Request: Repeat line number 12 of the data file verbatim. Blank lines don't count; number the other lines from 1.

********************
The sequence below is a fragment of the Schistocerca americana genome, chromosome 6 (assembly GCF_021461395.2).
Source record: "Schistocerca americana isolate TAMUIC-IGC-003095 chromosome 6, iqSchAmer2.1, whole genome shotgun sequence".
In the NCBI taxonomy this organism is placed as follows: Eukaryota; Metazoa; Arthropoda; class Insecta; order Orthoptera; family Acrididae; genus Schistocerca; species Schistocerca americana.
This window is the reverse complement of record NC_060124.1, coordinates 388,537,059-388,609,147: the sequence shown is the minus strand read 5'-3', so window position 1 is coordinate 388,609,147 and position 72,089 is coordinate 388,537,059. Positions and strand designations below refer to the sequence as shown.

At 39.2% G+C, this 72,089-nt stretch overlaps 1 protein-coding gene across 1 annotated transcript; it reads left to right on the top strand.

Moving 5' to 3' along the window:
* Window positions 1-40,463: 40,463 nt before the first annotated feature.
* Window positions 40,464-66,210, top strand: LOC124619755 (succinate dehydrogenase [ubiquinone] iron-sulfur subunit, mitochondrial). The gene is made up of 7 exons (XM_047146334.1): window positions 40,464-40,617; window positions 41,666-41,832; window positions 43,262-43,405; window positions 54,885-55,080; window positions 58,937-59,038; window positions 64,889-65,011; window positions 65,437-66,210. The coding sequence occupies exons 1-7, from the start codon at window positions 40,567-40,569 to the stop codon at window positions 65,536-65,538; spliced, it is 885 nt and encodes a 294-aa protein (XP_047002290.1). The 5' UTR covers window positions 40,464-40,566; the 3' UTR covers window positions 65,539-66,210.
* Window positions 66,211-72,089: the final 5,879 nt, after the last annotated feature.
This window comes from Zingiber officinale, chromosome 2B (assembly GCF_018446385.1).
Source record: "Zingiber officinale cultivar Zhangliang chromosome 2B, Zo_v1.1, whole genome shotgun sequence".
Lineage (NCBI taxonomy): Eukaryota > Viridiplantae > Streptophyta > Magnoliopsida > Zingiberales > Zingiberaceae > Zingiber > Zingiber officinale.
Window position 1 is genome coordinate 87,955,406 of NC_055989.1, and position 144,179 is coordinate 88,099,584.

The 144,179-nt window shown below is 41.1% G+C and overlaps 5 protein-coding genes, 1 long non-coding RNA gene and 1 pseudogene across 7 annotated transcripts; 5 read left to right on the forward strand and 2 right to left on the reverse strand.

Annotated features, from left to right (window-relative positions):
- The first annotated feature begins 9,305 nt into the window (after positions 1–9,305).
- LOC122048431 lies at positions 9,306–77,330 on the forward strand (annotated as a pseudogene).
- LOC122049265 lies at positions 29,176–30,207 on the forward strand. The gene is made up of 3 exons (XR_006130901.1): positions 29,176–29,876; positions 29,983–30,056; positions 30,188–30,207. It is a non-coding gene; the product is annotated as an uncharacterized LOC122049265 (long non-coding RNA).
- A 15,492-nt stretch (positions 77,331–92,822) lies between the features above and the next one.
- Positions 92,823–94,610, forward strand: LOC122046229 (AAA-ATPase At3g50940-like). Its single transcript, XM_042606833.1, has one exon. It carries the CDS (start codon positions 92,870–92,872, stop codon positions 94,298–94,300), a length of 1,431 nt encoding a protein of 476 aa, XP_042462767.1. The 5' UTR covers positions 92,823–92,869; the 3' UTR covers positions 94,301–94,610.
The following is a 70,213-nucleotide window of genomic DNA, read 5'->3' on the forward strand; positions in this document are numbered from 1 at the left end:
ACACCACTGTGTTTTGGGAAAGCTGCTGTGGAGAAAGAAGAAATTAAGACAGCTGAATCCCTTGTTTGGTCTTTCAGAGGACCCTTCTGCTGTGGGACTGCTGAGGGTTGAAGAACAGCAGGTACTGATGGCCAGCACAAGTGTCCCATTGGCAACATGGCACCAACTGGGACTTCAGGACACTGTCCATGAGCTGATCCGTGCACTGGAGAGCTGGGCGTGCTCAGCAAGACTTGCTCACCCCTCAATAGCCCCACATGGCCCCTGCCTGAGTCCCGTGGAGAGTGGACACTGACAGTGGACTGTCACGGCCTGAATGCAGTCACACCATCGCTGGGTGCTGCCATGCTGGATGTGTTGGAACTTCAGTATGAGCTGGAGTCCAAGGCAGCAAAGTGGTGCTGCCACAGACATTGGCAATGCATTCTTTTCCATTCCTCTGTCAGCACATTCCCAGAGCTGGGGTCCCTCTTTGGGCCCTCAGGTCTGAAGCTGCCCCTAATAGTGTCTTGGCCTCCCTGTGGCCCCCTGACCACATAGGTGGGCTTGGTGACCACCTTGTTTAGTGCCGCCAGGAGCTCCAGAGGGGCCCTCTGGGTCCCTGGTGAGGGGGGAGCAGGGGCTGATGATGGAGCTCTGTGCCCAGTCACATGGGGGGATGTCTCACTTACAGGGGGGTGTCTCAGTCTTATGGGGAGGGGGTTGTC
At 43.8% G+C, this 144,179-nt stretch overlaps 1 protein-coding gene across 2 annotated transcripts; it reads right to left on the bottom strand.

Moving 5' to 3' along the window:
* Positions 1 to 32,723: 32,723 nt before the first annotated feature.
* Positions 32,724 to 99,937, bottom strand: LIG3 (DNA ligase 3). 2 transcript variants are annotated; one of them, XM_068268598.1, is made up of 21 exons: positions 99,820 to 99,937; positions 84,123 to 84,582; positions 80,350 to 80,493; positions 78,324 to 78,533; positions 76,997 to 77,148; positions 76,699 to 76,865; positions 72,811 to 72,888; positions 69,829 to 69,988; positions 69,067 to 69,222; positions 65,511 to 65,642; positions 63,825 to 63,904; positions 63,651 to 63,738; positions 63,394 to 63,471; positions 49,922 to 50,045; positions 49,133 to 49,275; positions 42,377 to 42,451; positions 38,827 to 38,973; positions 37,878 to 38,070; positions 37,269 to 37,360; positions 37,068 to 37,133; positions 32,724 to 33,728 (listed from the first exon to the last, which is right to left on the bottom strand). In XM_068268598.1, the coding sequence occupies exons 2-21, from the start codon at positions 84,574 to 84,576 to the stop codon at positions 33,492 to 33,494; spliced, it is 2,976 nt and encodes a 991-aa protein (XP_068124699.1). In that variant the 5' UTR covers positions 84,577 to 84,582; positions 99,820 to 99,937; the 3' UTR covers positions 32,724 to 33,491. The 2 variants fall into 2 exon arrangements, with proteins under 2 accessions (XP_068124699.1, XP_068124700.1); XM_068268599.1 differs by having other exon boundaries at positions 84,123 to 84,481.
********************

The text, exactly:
Lineage (NCBI taxonomy): Eukaryota > Viridiplantae > Streptophyta > Magnoliopsida > Zingiberales > Zingiberaceae > Zingiber > Zingiber officinale.